... LAMP primers for the Ae. aegypti ITS1 gene were taken from Schenkel et al. (24). Primers were manufactured according to our specifications by Reactions were incubated at 65°C for 20-30 minutes. ...
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With Wolbachia -based arbovirus control programs being scaled and operationalised around the world, cost effective and reliable detection of Wolbachia in field samples and laboratory stocks is essential for quality control. Here we validate a modified loop-mediated isothermal amplification (LAMP) assay for routine scoring of Wolbachia in mosquitoes from laboratory cultures and the field, applicable to any setting. We show that this assay is a rapid and robust method for highly sensitive and specific detection of w AlbB Wolbachia infection within Aedes aegypti under a variety of conditions. We test the quantitative nature of the assay by evaluating pooled mixtures of Wolbachia -infected and uninfected mosquitoes and show that it is capable of estimating infection frequencies, potentially circumventing the need to perform large-scale individual analysis for w AlbB infection status in the course of field monitoring. These results indicate that LAMP assays are useful for routine screening particularly under field conditions away from laboratory facilities. Importance Releases of mosquitoes infected with strains of Wolbachia bacteria are expanding around the world because this bacterium that lives inside cells provides an effective tool to suppress mosquito populations and the ability of mosquitoes to transmit viruses. The success of the release programs relies on rapid and effective means of detecting Wolbachia and scoring their frequencies in mosquitoes for quality control and for assessing the success of releases. Here we test a “LAMP” (Loop-mediated isothermal amplification) assay for robust detection of Wolbachia infections in laboratory and field mosquito populations. We show that the assay can detect the bacteria when present at a low density in samples, and with a high degree of reproducibility. The assay uses a simple protocol which requires minimal training. It can readily detect Wolbachia in mosquitoes obtained from traps that are routinely used in field surveys. The assay should be cost effective in a variety of settings.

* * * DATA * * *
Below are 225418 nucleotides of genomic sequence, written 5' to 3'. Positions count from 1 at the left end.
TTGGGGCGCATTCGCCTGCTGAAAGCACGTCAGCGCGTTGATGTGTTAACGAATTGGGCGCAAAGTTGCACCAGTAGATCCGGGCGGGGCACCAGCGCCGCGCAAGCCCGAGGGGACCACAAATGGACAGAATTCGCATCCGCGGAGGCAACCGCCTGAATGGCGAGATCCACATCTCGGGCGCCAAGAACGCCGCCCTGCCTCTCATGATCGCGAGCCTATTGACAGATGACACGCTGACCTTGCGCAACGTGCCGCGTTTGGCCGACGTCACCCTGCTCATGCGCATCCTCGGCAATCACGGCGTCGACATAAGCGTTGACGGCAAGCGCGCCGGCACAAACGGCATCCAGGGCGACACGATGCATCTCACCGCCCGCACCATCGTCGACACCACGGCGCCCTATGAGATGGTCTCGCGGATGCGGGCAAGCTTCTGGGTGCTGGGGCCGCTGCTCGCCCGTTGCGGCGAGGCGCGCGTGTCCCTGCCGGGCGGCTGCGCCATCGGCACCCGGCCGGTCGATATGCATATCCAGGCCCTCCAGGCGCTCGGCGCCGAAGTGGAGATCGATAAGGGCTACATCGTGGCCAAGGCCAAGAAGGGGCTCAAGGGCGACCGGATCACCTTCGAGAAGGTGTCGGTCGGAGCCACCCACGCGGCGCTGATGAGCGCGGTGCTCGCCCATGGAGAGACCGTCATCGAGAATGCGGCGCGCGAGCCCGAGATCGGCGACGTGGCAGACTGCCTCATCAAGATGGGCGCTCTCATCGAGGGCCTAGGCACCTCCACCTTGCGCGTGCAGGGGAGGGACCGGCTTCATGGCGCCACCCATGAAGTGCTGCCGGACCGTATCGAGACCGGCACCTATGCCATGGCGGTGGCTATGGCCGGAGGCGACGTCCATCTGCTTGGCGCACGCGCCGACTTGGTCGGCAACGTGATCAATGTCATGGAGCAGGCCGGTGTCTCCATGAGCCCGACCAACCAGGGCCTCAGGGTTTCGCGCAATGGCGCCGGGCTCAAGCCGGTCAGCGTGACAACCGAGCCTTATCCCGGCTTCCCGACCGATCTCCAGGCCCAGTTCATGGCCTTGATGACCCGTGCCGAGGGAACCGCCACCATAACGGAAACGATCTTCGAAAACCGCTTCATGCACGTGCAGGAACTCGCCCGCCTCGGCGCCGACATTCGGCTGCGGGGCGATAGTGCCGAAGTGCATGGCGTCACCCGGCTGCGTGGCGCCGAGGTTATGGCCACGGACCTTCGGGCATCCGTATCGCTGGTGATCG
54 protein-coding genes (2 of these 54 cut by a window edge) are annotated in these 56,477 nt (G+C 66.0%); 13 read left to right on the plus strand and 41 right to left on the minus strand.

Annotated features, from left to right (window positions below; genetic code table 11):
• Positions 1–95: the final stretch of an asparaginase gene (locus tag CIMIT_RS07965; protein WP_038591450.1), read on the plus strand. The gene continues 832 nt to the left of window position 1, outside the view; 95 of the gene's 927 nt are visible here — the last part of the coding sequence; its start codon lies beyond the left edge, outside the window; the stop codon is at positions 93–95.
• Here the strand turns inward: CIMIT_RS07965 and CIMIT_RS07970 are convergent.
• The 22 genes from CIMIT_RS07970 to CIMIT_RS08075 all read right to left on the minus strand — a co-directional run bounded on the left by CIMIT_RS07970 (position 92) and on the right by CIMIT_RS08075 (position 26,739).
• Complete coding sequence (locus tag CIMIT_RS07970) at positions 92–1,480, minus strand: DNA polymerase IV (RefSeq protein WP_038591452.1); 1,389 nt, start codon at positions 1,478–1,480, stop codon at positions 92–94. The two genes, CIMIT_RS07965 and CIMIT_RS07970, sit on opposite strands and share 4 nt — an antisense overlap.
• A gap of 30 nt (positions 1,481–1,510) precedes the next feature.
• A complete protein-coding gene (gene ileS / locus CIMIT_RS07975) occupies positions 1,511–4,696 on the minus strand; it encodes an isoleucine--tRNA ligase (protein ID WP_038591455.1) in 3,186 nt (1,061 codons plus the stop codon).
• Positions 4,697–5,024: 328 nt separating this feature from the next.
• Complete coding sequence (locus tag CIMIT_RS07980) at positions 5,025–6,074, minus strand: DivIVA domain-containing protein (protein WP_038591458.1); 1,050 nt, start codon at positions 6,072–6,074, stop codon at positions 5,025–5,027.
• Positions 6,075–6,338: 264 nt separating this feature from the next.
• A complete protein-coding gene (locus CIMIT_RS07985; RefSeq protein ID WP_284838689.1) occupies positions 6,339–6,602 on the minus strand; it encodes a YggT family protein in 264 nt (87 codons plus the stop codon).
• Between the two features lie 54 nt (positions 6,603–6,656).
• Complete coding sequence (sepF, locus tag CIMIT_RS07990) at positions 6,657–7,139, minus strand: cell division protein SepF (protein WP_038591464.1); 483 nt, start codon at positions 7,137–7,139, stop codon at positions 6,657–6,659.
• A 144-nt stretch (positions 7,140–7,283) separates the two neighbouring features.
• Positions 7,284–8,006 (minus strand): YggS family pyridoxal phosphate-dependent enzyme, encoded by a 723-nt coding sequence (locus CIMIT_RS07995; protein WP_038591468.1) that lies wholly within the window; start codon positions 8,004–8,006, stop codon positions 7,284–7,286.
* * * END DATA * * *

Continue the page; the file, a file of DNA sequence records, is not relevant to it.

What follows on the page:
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Insecticide resistance is a large and growing problem for the control of mosquito disease vectors. The World Health Organization (WHO) established the Global Plan for Insecticide Resistance Management (GPIRM) in 2012. In that context, both classical and molecular tools, as well as entomological databases and decision support platforms have been developed and used for IRM. Despite major advances in the molecular elucidation of resistance mechanisms and the development of diagnostic tools, their impact on disease control programs has been limited. In most cases diagnostic tools provide a retrospective examination of changes imposed by insecticides rather than a prospective analysis to guide vector control strategies. The uncertainty of the predictive value of markers, the assay robustness and the common misconceptions in resistance diagnosis terminology are continuing challenges in monitoring vector resistance. Furthermore, an often logistics, as opposed to systematic scientific evidence, based approach to decision for the use of the very few alternative chemicals in vector control, has reduced the value of resistance monitoring in practice. The current deployment of new insecticidal active ingredients should necessitate the application of companion diagnostics (CDx) and the development of modern ways for interpretation and management of the data by trained programme managers. This will establish their real value for use in decision-making, in line with evidence based choice of chemicals in agriculture and medical applications.